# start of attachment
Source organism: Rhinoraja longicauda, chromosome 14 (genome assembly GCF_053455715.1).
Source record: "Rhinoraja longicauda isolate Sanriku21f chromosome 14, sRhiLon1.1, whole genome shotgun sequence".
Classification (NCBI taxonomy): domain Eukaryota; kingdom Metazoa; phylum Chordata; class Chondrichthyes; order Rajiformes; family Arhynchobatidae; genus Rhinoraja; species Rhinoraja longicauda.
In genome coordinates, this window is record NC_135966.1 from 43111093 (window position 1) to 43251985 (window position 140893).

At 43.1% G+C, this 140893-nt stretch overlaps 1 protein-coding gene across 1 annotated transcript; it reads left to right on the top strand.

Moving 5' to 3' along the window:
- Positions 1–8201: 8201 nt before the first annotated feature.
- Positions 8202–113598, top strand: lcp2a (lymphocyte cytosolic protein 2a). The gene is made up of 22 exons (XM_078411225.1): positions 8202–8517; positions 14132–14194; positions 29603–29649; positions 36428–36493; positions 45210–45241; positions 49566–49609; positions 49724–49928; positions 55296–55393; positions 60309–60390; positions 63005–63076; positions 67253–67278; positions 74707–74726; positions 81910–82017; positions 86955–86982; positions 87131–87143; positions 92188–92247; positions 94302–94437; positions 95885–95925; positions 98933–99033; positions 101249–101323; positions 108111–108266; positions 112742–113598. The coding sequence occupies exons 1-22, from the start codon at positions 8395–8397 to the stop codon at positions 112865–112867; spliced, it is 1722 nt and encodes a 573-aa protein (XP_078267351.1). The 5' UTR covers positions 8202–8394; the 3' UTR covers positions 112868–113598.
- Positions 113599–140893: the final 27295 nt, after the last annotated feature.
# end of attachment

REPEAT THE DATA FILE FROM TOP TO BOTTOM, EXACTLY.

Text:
Source organism: Rhinoraja longicauda, chromosome 14 (genome assembly GCF_053455715.1).
Source record: "Rhinoraja longicauda isolate Sanriku21f chromosome 14, sRhiLon1.1, whole genome shotgun sequence".
Classification (NCBI taxonomy): domain Eukaryota; kingdom Metazoa; phylum Chordata; class Chondrichthyes; order Rajiformes; family Arhynchobatidae; genus Rhinoraja; species Rhinoraja longicauda.
In genome coordinates, this window is record NC_135966.1 from 43111093 (window position 1) to 43251985 (window position 140893).

At 43.1% G+C, this 140893-nt stretch overlaps 1 protein-coding gene across 1 annotated transcript; it reads left to right on the top strand.

Moving 5' to 3' along the window:
- Positions 1–8201: 8201 nt before the first annotated feature.
- Positions 8202–113598, top strand: lcp2a (lymphocyte cytosolic protein 2a). The gene is made up of 22 exons (XM_078411225.1): positions 8202–8517; positions 14132–14194; positions 29603–29649; positions 36428–36493; positions 45210–45241; positions 49566–49609; positions 49724–49928; positions 55296–55393; positions 60309–60390; positions 63005–63076; positions 67253–67278; positions 74707–74726; positions 81910–82017; positions 86955–86982; positions 87131–87143; positions 92188–92247; positions 94302–94437; positions 95885–95925; positions 98933–99033; positions 101249–101323; positions 108111–108266; positions 112742–113598. The coding sequence occupies exons 1-22, from the start codon at positions 8395–8397 to the stop codon at positions 112865–112867; spliced, it is 1722 nt and encodes a 573-aa protein (XP_078267351.1). The 5' UTR covers positions 8202–8394; the 3' UTR covers positions 112868–113598.
- Positions 113599–140893: the final 27295 nt, after the last annotated feature.